By Ed Higgins
Perseid meteors fly past their ship like cosmic fire-wasps, smaller ones caroming off their inter-planetary craft’s protective hull while fireballs the size of fists flash past portholes. Earth’s apocalyptic end has long-since passed. Slightly before back-then, there had been little time to sigh over regrets, less still to say goodbye, goodbye to Terrans’ once-haven. Such was the thrum of Earth’s historic zombie cataclysm. A small human remnant barely escaped, heading desperately toward Mars and salvic resettlement.
Advances in genomic remodeling at DNA levels ensured colonists were functionally now able to withstand anticipated, albeit still harsh, Martian ecosystems. Fortunately, the terraforming of Mars had been ongoing for decades. Several robotic missions of continuously occupying autonomous and semi-autonomous AIs were still safely doing the ongoing work largely untenable by humans. But when it became clearly and horrifyingly impossible for humans to survive Earth’s zombies, the gamble of a survival migration to Mars was a last-ditch effort. Thankfully, that last-ditch effort had ensured the continuance of the human race. The haven had turned Edenic in its success.
But now, in stealth pursuit, brain-hungry zombies travel through space toward Mars, their galactic shuttle halfway there.
Hurtling at sub-lightspeed toward Earth’s surviving remnant and their at-long-last flourishing Earth-fled human settlement with its ever growing population. The colony fully unaware.
The colonists have partially terraformed the red planet for decades now; third and fourth generations have all but forgotten the Earth-destroying zombies from whom a meager ark of their ancestors escaped. Zombies have become a receding myth on their new world. Although there are recorded stories of terrified early arrivers watching the Martian night sky, telescopes and parabolic antenna fearfully directed toward the far away blue planet, for some time now, forgetfulness and skeptical dismissal have reigned. Yet, there are still a few historical (some say hysterical) voices crying out in a faded multi-generational memory of those fearful wilderness-settlement years.
School children now celebrate a costume holiday yearly on “Zombie-Eat-Brains-Night,” going house to house to collect zombie-decorated cookies and brain-shaped candies, all with feigned terror by neighborhood residents who answer the moaning knock on the door with the familiar entreaty by costumed youngsters of “Eat your brains or bring us treats!” Some adult residents even costume themselves as zombies to pretend-frighten the fun-seeking children. Although, occasionally a younger child, even while costumed her- or himself in a mock-terror outfit, will recoil in tears, much to the adult’s embarrassment.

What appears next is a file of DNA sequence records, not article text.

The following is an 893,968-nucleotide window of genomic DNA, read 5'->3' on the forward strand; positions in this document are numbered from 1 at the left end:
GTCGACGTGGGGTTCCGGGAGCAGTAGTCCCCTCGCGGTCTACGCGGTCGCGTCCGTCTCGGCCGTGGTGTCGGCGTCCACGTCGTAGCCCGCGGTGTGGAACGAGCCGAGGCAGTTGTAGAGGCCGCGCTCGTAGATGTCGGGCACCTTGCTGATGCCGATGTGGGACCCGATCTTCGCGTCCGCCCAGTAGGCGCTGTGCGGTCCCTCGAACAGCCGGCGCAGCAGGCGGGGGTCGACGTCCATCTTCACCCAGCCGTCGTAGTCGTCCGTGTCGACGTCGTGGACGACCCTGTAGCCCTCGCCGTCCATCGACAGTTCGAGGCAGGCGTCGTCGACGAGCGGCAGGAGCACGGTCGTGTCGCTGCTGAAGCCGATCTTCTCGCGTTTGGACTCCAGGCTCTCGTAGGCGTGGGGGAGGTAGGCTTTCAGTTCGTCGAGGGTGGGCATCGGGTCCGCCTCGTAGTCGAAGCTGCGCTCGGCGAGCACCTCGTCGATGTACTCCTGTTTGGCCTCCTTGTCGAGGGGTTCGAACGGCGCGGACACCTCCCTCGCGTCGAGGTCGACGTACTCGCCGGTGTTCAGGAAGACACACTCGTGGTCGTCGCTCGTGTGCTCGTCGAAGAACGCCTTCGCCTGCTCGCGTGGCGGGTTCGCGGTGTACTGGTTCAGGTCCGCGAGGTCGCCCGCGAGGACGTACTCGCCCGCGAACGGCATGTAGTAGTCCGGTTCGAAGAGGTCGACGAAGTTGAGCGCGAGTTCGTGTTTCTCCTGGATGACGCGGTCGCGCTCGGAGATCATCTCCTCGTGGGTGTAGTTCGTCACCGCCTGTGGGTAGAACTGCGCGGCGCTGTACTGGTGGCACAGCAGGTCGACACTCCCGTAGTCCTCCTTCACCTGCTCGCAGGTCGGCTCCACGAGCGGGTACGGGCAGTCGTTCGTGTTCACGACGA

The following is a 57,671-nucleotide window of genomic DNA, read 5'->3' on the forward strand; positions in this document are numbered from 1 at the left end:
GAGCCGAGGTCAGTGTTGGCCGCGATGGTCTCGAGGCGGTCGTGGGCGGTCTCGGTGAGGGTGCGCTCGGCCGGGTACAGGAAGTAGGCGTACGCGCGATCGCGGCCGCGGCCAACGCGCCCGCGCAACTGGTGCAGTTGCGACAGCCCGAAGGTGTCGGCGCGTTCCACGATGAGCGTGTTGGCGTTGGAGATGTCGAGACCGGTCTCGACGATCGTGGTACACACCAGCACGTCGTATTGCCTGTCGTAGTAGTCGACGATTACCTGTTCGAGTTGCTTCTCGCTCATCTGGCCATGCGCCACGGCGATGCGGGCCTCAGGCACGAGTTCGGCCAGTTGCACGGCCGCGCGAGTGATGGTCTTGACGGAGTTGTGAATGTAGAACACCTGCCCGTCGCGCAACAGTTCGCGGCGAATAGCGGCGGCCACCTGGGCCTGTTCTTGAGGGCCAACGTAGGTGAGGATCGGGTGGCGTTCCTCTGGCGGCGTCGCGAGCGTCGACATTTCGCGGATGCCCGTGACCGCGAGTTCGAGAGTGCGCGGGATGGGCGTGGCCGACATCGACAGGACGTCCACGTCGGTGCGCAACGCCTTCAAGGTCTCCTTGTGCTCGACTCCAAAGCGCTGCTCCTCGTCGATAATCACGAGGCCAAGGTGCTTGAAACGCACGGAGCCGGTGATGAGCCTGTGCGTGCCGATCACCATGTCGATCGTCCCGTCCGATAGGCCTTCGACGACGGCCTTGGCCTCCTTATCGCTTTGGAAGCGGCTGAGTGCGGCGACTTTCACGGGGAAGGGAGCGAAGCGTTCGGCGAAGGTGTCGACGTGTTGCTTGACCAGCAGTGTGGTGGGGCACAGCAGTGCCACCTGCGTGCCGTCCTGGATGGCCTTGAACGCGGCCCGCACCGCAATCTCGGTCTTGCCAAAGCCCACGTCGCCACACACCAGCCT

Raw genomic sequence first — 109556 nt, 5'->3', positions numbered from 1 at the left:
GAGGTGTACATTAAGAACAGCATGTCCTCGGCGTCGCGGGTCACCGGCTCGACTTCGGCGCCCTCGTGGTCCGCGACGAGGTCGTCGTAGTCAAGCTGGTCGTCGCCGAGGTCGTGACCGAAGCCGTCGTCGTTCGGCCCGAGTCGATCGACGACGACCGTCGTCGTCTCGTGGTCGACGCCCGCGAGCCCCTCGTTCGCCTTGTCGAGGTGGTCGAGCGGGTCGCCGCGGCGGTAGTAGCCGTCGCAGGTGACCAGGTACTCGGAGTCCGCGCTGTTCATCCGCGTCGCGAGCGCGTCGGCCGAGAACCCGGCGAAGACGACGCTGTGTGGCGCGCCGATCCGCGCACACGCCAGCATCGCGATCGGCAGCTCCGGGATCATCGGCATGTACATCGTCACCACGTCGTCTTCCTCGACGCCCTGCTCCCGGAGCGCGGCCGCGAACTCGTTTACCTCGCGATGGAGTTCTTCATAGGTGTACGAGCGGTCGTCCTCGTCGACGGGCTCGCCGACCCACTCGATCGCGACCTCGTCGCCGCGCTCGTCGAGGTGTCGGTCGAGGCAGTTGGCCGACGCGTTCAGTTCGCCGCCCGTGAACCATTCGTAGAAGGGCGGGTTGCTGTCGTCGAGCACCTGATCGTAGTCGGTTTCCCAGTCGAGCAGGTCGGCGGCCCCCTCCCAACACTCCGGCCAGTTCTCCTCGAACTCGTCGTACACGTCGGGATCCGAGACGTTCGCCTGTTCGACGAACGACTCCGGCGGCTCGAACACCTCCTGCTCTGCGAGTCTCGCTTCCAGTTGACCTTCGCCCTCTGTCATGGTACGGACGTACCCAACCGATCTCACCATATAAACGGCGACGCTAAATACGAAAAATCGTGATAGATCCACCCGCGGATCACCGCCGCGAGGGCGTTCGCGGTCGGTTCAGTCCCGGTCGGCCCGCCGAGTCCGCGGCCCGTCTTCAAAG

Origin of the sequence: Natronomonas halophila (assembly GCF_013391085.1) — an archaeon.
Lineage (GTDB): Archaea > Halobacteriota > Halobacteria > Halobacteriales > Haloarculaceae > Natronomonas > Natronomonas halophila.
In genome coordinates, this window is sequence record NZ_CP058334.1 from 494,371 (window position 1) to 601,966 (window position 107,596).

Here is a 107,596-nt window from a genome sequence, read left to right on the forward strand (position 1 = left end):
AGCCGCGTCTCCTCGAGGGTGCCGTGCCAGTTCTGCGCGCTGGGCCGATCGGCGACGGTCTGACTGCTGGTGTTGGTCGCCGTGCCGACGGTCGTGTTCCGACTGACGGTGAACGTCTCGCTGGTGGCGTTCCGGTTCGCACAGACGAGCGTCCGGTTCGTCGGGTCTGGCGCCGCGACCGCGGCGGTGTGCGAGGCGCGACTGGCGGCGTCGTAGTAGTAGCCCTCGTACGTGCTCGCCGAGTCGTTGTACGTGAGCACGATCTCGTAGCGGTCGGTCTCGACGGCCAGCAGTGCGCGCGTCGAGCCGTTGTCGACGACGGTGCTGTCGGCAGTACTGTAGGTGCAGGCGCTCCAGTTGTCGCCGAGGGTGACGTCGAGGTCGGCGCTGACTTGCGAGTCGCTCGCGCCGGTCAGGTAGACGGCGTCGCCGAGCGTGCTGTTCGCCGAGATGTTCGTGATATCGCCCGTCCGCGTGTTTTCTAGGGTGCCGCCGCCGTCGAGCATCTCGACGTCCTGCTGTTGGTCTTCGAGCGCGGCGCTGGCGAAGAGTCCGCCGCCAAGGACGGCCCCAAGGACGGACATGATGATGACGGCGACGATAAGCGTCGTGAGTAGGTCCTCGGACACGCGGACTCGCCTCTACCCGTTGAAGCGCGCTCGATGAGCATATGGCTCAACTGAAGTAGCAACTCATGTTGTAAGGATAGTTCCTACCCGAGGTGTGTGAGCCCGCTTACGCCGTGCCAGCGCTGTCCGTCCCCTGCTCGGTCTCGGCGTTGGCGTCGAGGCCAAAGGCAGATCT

Erasing the distance through the silence of space, all five hundred of the lethargic living-dead are brain-organ famished. Their numbers not many, given their once-apocalyptic scale of destruction back on earth. They breathe stale, recycled air to slow their speed of decay. No cryopreservation or artificially induced torpor is necessary onboard. For zombies, torpor is their natural state, their anaerobic metabolism slowed to near zero for over a year’s mealless days now. Less than a year left remains of crossing the void until arrival.
Through the silent blackness of space, this galaxy-faring horde creeps closer: dreaming, salivating. Anticipating being sated soon of their hunger.
Ed Higgins’s poems and short fiction have appeared in various print and online journals including recently: Peacock Journal, Uut Poetry, Triggerfish Critical Review, and Tigershark Magazine, among others. Ed teaches literature at George Fox University, south of Portland, OR, and is Asst. Fiction Editor for Ireland-based Brilliant Flash Fiction. He and his wife live on a small organic farm in Yamhill, OR where they raise a menagerie of animals, including a pair of Bourbon Red turkeys (King Strut and Nefra-Turkey) and an alpaca named Machu-Picchu.
“Zombies to Mars” was published in the first issue of Whatever Our Souls with Team Castor. Editor Jourdan fell in love with the piece when she read it. Some of her critique to the author follows:
At first, I wasn’t sure how you would pull off such a broad and impressive concept in such a short amount of words. Like Editor Engelmeier, I am of the mind that this could be expanded quite a bit and turned into a novel or a (longer) short piece with specific characters and scenes. The idea is excellent; zombies following the humans who think they’ve found shelter on another planet isn’t something I’ve ever seen, until now. That’s one reason I’ve decided to accept this piece. Another is your fantastic word choice. Even though this is flash, it reads like a prose poem, and it holds my attention throughout with words that sing and jump off the page. We get “[p]erseid meteors” and “cosmic fire-wasps” in the first sentence, and the diction doesn’t allow the reader’s interest to fade for the rest of the piece. Even in the last paragraph, we get excellent moments with “galaxy-faring horde,” “salivating,” and “sated.” You do a lovely job of capturing the hunger of the zombies with your language while simultaneously keeping a futuristic science-fiction vibe. It’s a combination I didn’t know I wanted until I read it. If you decide to flesh (I couldn’t help myself) this out into a longer piece, I’d love to read that, too.